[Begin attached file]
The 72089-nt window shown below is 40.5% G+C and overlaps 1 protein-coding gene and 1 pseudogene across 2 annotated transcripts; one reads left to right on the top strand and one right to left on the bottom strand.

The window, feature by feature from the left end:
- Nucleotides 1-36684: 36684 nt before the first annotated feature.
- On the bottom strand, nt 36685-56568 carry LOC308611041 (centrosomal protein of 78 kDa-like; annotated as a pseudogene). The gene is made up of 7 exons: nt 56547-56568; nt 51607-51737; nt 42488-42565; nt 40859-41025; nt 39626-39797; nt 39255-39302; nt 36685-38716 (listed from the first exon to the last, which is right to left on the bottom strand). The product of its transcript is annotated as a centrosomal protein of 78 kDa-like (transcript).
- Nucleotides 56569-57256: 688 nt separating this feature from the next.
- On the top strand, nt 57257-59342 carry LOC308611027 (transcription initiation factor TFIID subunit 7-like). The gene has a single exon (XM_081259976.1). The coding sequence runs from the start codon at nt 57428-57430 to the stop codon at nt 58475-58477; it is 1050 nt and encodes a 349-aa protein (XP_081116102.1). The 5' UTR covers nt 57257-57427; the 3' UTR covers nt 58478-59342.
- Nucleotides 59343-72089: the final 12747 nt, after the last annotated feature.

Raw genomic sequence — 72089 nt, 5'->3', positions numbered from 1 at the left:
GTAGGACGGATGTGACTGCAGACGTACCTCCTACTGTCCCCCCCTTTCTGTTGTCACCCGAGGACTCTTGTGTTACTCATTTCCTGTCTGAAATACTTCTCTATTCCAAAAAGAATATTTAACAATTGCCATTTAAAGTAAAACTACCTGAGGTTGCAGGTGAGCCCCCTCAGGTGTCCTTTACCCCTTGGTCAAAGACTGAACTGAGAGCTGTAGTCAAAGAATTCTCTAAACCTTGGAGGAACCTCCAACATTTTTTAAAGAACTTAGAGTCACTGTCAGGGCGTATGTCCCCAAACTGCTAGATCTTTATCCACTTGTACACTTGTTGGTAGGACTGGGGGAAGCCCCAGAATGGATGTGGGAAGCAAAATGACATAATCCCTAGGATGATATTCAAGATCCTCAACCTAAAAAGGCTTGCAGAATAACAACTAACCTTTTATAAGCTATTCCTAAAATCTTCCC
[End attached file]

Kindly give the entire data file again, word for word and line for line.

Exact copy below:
The 72089-nt window shown below is 40.5% G+C and overlaps 1 protein-coding gene and 1 pseudogene across 2 annotated transcripts; one reads left to right on the top strand and one right to left on the bottom strand.

The window, feature by feature from the left end:
- Nucleotides 1-36684: 36684 nt before the first annotated feature.
- On the bottom strand, nt 36685-56568 carry LOC308611041 (centrosomal protein of 78 kDa-like; annotated as a pseudogene). The gene is made up of 7 exons: nt 56547-56568; nt 51607-51737; nt 42488-42565; nt 40859-41025; nt 39626-39797; nt 39255-39302; nt 36685-38716 (listed from the first exon to the last, which is right to left on the bottom strand). The product of its transcript is annotated as a centrosomal protein of 78 kDa-like (transcript).
- Nucleotides 56569-57256: 688 nt separating this feature from the next.
- On the top strand, nt 57257-59342 carry LOC308611027 (transcription initiation factor TFIID subunit 7-like). The gene has a single exon (XM_081259976.1). The coding sequence runs from the start codon at nt 57428-57430 to the stop codon at nt 58475-58477; it is 1050 nt and encodes a 349-aa protein (XP_081116102.1). The 5' UTR covers nt 57257-57427; the 3' UTR covers nt 58478-59342.
- Nucleotides 59343-72089: the final 12747 nt, after the last annotated feature.

Raw genomic sequence — 72089 nt, 5'->3', positions numbered from 1 at the left:
GTAGGACGGATGTGACTGCAGACGTACCTCCTACTGTCCCCCCCTTTCTGTTGTCACCCGAGGACTCTTGTGTTACTCATTTCCTGTCTGAAATACTTCTCTATTCCAAAAAGAATATTTAACAATTGCCATTTAAAGTAAAACTACCTGAGGTTGCAGGTGAGCCCCCTCAGGTGTCCTTTACCCCTTGGTCAAAGACTGAACTGAGAGCTGTAGTCAAAGAATTCTCTAAACCTTGGAGGAACCTCCAACATTTTTTAAAGAACTTAGAGTCACTGTCAGGGCGTATGTCCCCAAACTGCTAGATCTTTATCCACTTGTACACTTGTTGGTAGGACTGGGGGAAGCCCCAGAATGGATGTGGGAAGCAAAATGACATAATCCCTAGGATGATATTCAAGATCCTCAACCTAAAAAGGCTTGCAGAATAACAACTAACCTTTTATAAGCTATTCCTAAAATCTTCCC